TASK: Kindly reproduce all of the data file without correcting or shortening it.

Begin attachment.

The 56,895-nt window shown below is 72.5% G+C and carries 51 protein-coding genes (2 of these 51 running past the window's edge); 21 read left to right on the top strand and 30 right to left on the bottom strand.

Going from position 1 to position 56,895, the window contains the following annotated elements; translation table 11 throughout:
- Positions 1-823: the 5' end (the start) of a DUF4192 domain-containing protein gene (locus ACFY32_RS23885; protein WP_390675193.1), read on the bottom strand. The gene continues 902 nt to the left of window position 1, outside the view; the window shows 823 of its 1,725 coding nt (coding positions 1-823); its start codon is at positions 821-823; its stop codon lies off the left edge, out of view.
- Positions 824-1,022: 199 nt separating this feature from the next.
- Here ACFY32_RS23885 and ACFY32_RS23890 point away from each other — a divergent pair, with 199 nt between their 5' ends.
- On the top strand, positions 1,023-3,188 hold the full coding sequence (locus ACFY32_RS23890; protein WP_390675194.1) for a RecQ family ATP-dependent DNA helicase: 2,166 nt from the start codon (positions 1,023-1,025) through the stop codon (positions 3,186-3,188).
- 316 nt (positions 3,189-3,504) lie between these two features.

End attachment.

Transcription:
The 56,895-nt window shown below is 72.5% G+C and carries 51 protein-coding genes (2 of these 51 running past the window's edge); 21 read left to right on the top strand and 30 right to left on the bottom strand.

Going from position 1 to position 56,895, the window contains the following annotated elements; translation table 11 throughout:
- Positions 1-823: the 5' end (the start) of a DUF4192 domain-containing protein gene (locus ACFY32_RS23885; protein WP_390675193.1), read on the bottom strand. The gene continues 902 nt to the left of window position 1, outside the view; the window shows 823 of its 1,725 coding nt (coding positions 1-823); its start codon is at positions 821-823; its stop codon lies off the left edge, out of view.
- Positions 824-1,022: 199 nt separating this feature from the next.
- Here ACFY32_RS23885 and ACFY32_RS23890 point away from each other — a divergent pair, with 199 nt between their 5' ends.
- On the top strand, positions 1,023-3,188 hold the full coding sequence (locus ACFY32_RS23890; protein WP_390675194.1) for a RecQ family ATP-dependent DNA helicase: 2,166 nt from the start codon (positions 1,023-1,025) through the stop codon (positions 3,186-3,188).
- 316 nt (positions 3,189-3,504) lie between these two features.